No one likes people who act as if they are entitled to everything. It's the cringiest, most frustrating thing to witness and it can ruin so many good things! Take these folks, for example. They shared the worst act of entitlement they've witnessed. Content has been edited for clarity.
And The Worst Mom Award Goes To…
“A friend of mine married a physically beautiful woman. The first time we all had dinner together, I remember thinking how lucky he was. She was very quiet, but she really seemed to be in love with him. They had a baby soon after they got married. That’s when everything changed.
My friend loved being a father. He got up with the baby (a little girl), he took her to all of her check ups and posted constant pictures and updates to share her little life with all of us online. When their daughter was six months old, his wife cheated on him with one of his employees. When he confronted her, she said that he would have to decide who would be first in his life, their daughter or her. She said she couldn’t be with someone who didn’t put her first. He pretty much sold his soul to her.
From that point on, she was first in everything. She didn’t like having relatives around, so she cut off her family contact and had him do the same. He had a very close family and a huge group of friends, but he distanced himself from everyone. His family was devastated. We would see his life via Facebook. One day he posted that their daughter (now eleven years old) had been invited to join her classmates on a trip to Disneyland. He was excited for her and shared memories of his own experiences at Disneyland when he was her age.
His wife chimed in and wrote a comment that stays with me to this day, ‘I haven’t been to Disneyland! She doesn’t get to see it before I do!’
Their daughter didn’t go to Disneyland and I never forgot her message. No child of hers would be allowed to do anything that she hadn’t done herself. It summed up her selfishness. The message translated this way in my mind, ‘You won’t have anything in life that I don’t have first. Who cares what you want. Only my happiness matters.'”
He Was Too Shy To Say Anything
“I had a friend who had moved to the United States from Japan in the third grade. We didn’t know it then, but his parents were here on a five-year work visa. He, nor his parents, spoke any English. Though in the years to come, he’d eventually become quite fluent.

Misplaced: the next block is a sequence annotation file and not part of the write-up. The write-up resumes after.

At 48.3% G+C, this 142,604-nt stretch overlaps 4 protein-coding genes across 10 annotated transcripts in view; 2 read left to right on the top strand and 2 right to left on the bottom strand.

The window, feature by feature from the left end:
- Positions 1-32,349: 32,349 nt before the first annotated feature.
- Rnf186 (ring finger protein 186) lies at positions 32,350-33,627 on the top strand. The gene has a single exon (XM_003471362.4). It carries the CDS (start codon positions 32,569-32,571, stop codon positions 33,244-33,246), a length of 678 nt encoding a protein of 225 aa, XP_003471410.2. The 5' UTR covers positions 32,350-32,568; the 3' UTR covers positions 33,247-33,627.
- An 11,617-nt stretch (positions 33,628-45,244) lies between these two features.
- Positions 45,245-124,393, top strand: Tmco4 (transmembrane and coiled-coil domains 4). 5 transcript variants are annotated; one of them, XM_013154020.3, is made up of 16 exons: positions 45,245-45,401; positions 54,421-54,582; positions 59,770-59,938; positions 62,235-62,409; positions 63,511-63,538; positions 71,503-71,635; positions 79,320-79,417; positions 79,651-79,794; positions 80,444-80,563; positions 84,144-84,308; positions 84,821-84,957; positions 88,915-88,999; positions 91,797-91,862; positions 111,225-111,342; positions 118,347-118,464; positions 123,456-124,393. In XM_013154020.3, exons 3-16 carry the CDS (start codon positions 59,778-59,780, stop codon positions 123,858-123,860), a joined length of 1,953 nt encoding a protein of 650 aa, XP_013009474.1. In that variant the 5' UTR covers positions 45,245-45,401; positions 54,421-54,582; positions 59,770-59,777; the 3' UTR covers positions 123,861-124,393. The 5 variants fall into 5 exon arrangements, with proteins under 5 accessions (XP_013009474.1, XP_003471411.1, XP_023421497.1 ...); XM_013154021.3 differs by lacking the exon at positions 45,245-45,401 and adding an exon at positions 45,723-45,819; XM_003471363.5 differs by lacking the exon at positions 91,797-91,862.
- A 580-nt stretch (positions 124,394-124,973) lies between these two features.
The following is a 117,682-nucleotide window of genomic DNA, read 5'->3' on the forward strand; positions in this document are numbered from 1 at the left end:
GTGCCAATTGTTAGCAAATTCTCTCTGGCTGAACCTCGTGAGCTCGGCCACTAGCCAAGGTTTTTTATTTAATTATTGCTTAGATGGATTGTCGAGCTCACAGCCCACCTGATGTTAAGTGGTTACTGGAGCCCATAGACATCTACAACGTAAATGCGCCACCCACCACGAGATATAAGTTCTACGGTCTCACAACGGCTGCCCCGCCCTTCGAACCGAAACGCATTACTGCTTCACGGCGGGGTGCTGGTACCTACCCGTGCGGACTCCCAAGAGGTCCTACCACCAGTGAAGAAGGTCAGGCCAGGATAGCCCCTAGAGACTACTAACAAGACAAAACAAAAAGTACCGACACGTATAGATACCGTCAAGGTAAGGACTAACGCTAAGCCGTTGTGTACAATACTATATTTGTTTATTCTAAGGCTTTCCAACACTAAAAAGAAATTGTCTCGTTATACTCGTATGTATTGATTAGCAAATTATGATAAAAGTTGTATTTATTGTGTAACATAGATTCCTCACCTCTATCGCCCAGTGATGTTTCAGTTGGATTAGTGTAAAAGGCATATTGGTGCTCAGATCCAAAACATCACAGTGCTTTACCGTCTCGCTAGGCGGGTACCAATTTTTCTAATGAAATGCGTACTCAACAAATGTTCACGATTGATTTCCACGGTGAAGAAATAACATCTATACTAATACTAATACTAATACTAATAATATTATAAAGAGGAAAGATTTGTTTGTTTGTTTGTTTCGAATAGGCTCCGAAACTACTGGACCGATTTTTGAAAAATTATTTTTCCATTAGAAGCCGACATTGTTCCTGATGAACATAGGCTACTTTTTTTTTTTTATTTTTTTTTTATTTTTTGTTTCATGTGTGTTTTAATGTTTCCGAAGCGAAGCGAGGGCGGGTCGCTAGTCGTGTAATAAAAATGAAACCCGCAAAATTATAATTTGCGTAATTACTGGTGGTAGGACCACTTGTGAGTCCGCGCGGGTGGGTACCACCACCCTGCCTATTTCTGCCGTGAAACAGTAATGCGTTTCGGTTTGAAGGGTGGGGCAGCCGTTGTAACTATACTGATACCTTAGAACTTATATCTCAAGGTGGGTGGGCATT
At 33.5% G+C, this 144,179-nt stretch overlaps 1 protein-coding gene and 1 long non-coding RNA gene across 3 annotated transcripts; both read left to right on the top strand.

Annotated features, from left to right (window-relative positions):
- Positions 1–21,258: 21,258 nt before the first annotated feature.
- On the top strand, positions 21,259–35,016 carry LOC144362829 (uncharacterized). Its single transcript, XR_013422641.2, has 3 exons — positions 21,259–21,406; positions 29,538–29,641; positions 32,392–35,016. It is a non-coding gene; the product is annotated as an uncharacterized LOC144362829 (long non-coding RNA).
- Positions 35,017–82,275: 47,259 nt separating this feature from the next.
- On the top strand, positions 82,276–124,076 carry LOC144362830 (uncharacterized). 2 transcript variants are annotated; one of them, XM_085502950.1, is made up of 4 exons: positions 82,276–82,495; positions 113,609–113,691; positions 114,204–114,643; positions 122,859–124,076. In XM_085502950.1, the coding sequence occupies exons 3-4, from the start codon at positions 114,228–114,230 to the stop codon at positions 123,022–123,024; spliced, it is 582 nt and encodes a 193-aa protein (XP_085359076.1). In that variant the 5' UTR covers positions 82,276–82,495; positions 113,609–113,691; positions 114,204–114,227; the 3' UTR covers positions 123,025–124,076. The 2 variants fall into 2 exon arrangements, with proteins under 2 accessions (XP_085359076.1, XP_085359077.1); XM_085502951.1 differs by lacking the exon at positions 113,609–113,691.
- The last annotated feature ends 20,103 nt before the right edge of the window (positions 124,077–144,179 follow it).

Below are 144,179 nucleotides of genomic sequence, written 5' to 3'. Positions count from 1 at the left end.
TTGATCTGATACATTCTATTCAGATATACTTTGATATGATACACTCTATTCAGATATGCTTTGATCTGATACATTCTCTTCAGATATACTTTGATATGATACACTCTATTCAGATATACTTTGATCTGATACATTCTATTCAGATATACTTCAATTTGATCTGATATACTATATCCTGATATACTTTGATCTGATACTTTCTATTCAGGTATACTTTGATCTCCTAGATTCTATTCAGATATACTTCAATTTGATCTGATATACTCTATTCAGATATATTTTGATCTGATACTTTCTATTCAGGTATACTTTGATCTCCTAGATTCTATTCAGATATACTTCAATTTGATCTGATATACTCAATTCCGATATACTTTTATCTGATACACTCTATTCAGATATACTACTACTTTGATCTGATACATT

I and my other friend took the same route walking home, so for about a week we watched him enter his new home about halfway between ours and the school.
As spring was arriving, it was time to break out our old bikes and spend hours upon hours exploring the outdoors. Then it had occurred to us to ask the new kid if he would like to join.
Nervously, we rode up to his house and parked our bikes in his driveway. We rang the door way and a surprised woman answered with our classmate shyly behind her. We tried to speak English, but they had yet to learn more the hello. We pointed to our bikes and everything clicked. She took our picture with our new friend, sweaty with bike helmets and all, and he got his bike and thus began a lifelong friendship. That picture is still on my desk today.
The act of selfishness took place in the fourth grade however. Ah this was the year weird fads hit, among them being cool erasers. Everyone loved ‘Japanese Erasers’ which came in anything from sushi to hamsters to cars, you name it.
One day my friend had returned from a long visit to Japan to see family and friends. When he came back, excited to have some Japanese Erasers to remind him of home. He hid them in his desk after showing them to me and continued on with class.
It wasn’t until one kid came up in admiration of his new erasers until the whole class was drawn to them. Everyone was boggled over the fact that they had actually come from Japan.
Now my friend was rather reserved, not only was it his personality, but it was emphasized by him only speaking English for a year now. He talked a lot with me and our other friend, but otherwise he was silent unless he had to talk and thus became rather passive.